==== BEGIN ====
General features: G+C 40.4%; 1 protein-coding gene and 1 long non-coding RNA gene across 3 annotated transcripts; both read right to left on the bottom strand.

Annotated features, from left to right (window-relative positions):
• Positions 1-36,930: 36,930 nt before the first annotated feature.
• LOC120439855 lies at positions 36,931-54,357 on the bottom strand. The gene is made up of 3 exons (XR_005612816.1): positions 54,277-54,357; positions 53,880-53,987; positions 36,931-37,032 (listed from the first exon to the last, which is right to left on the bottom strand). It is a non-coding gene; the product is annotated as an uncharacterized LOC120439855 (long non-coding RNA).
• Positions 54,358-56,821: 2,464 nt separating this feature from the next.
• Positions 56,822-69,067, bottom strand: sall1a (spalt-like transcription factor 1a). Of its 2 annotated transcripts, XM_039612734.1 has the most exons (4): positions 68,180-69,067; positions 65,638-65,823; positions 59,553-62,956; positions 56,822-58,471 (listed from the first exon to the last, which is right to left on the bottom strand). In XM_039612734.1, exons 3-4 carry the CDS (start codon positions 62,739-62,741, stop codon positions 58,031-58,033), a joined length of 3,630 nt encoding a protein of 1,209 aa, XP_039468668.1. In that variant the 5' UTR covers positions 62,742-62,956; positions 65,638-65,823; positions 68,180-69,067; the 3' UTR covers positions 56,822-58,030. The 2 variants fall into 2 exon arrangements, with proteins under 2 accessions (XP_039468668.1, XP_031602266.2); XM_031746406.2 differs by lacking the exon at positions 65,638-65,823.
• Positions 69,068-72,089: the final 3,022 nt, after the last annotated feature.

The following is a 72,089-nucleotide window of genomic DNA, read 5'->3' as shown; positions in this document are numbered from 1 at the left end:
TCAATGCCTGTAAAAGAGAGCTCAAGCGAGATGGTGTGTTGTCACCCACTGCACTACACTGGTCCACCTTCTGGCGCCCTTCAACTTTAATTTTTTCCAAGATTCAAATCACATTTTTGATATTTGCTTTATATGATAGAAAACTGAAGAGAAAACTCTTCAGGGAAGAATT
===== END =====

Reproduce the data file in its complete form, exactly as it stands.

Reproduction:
General features: G+C 40.4%; 1 protein-coding gene and 1 long non-coding RNA gene across 3 annotated transcripts; both read right to left on the bottom strand.

Annotated features, from left to right (window-relative positions):
• Positions 1-36,930: 36,930 nt before the first annotated feature.
• LOC120439855 lies at positions 36,931-54,357 on the bottom strand. The gene is made up of 3 exons (XR_005612816.1): positions 54,277-54,357; positions 53,880-53,987; positions 36,931-37,032 (listed from the first exon to the last, which is right to left on the bottom strand). It is a non-coding gene; the product is annotated as an uncharacterized LOC120439855 (long non-coding RNA).
• Positions 54,358-56,821: 2,464 nt separating this feature from the next.
• Positions 56,822-69,067, bottom strand: sall1a (spalt-like transcription factor 1a). Of its 2 annotated transcripts, XM_039612734.1 has the most exons (4): positions 68,180-69,067; positions 65,638-65,823; positions 59,553-62,956; positions 56,822-58,471 (listed from the first exon to the last, which is right to left on the bottom strand). In XM_039612734.1, exons 3-4 carry the CDS (start codon positions 62,739-62,741, stop codon positions 58,031-58,033), a joined length of 3,630 nt encoding a protein of 1,209 aa, XP_039468668.1. In that variant the 5' UTR covers positions 62,742-62,956; positions 65,638-65,823; positions 68,180-69,067; the 3' UTR covers positions 56,822-58,030. The 2 variants fall into 2 exon arrangements, with proteins under 2 accessions (XP_039468668.1, XP_031602266.2); XM_031746406.2 differs by lacking the exon at positions 65,638-65,823.
• Positions 69,068-72,089: the final 3,022 nt, after the last annotated feature.

The following is a 72,089-nucleotide window of genomic DNA, read 5'->3' as shown; positions in this document are numbered from 1 at the left end:
TCAATGCCTGTAAAAGAGAGCTCAAGCGAGATGGTGTGTTGTCACCCACTGCACTACACTGGTCCACCTTCTGGCGCCCTTCAACTTTAATTTTTTCCAAGATTCAAATCACATTTTTGATATTTGCTTTATATGATAGAAAACTGAAGAGAAAACTCTTCAGGGAAGAATT